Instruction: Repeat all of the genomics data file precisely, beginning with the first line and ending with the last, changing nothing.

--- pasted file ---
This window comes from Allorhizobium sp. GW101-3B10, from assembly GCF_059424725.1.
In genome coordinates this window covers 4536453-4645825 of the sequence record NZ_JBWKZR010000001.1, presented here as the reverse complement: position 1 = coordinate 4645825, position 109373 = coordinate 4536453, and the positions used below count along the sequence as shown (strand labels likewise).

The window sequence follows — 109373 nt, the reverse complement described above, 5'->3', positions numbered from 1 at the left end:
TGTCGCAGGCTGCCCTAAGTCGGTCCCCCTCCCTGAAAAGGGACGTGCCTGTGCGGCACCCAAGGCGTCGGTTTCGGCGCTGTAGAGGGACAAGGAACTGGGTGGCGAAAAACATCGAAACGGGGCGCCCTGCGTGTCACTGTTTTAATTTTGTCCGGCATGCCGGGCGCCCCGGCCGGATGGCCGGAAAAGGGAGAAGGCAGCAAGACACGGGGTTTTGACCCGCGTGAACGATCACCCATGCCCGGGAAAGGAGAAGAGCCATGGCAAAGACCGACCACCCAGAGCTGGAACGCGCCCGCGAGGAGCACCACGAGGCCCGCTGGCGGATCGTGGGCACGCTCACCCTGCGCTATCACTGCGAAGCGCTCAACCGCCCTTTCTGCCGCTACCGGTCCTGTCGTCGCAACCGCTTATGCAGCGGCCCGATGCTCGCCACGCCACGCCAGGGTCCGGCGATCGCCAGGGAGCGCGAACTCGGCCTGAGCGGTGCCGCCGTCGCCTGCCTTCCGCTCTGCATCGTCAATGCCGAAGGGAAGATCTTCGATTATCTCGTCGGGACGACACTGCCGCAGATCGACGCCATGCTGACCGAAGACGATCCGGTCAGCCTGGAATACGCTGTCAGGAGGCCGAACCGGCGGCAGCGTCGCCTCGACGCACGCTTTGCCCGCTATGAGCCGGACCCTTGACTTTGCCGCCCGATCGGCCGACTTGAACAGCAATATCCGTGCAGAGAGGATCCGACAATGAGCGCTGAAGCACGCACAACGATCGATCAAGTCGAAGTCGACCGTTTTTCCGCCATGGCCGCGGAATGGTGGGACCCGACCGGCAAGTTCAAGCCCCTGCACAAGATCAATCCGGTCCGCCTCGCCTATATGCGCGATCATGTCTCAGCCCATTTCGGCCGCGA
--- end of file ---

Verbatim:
This window comes from Allorhizobium sp. GW101-3B10, from assembly GCF_059424725.1.
In genome coordinates this window covers 4536453-4645825 of the sequence record NZ_JBWKZR010000001.1, presented here as the reverse complement: position 1 = coordinate 4645825, position 109373 = coordinate 4536453, and the positions used below count along the sequence as shown (strand labels likewise).

The window sequence follows — 109373 nt, the reverse complement described above, 5'->3', positions numbered from 1 at the left end:
TGTCGCAGGCTGCCCTAAGTCGGTCCCCCTCCCTGAAAAGGGACGTGCCTGTGCGGCACCCAAGGCGTCGGTTTCGGCGCTGTAGAGGGACAAGGAACTGGGTGGCGAAAAACATCGAAACGGGGCGCCCTGCGTGTCACTGTTTTAATTTTGTCCGGCATGCCGGGCGCCCCGGCCGGATGGCCGGAAAAGGGAGAAGGCAGCAAGACACGGGGTTTTGACCCGCGTGAACGATCACCCATGCCCGGGAAAGGAGAAGAGCCATGGCAAAGACCGACCACCCAGAGCTGGAACGCGCCCGCGAGGAGCACCACGAGGCCCGCTGGCGGATCGTGGGCACGCTCACCCTGCGCTATCACTGCGAAGCGCTCAACCGCCCTTTCTGCCGCTACCGGTCCTGTCGTCGCAACCGCTTATGCAGCGGCCCGATGCTCGCCACGCCACGCCAGGGTCCGGCGATCGCCAGGGAGCGCGAACTCGGCCTGAGCGGTGCCGCCGTCGCCTGCCTTCCGCTCTGCATCGTCAATGCCGAAGGGAAGATCTTCGATTATCTCGTCGGGACGACACTGCCGCAGATCGACGCCATGCTGACCGAAGACGATCCGGTCAGCCTGGAATACGCTGTCAGGAGGCCGAACCGGCGGCAGCGTCGCCTCGACGCACGCTTTGCCCGCTATGAGCCGGACCCTTGACTTTGCCGCCCGATCGGCCGACTTGAACAGCAATATCCGTGCAGAGAGGATCCGACAATGAGCGCTGAAGCACGCACAACGATCGATCAAGTCGAAGTCGACCGTTTTTCCGCCATGGCCGCGGAATGGTGGGACCCGACCGGCAAGTTCAAGCCCCTGCACAAGATCAATCCGGTCCGCCTCGCCTATATGCGCGATCATGTCTCAGCCCATTTCGGCCGCGA